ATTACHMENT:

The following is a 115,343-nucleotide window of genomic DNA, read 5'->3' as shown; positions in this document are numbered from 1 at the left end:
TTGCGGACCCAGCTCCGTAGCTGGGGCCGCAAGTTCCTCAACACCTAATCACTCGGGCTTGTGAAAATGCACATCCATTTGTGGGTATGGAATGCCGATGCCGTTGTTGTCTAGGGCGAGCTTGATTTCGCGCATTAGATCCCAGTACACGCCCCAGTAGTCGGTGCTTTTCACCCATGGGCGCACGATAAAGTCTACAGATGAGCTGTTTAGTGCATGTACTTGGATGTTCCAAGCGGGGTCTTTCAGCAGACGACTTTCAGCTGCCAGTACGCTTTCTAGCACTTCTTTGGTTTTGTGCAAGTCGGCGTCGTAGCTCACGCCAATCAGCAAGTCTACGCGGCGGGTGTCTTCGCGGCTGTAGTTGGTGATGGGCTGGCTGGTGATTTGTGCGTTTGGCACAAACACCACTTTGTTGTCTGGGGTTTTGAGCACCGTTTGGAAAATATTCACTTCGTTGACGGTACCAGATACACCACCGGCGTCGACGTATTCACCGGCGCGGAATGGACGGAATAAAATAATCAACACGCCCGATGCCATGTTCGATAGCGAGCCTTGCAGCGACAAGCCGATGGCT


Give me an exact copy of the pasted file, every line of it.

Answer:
The following is a 115,343-nucleotide window of genomic DNA, read 5'->3' as shown; positions in this document are numbered from 1 at the left end:
TTGCGGACCCAGCTCCGTAGCTGGGGCCGCAAGTTCCTCAACACCTAATCACTCGGGCTTGTGAAAATGCACATCCATTTGTGGGTATGGAATGCCGATGCCGTTGTTGTCTAGGGCGAGCTTGATTTCGCGCATTAGATCCCAGTACACGCCCCAGTAGTCGGTGCTTTTCACCCATGGGCGCACGATAAAGTCTACAGATGAGCTGTTTAGTGCATGTACTTGGATGTTCCAAGCGGGGTCTTTCAGCAGACGACTTTCAGCTGCCAGTACGCTTTCTAGCACTTCTTTGGTTTTGTGCAAGTCGGCGTCGTAGCTCACGCCAATCAGCAAGTCTACGCGGCGGGTGTCTTCGCGGCTGTAGTTGGTGATGGGCTGGCTGGTGATTTGTGCGTTTGGCACAAACACCACTTTGTTGTCTGGGGTTTTGAGCACCGTTTGGAAAATATTCACTTCGTTGACGGTACCAGATACACCACCGGCGTCGACGTATTCACCGGCGCGGAATGGACGGAATAAAATAATCAACACGCCCGATGCCATGTTCGATAGCGAGCCTTGCAGCGACAAGCCGATGGCT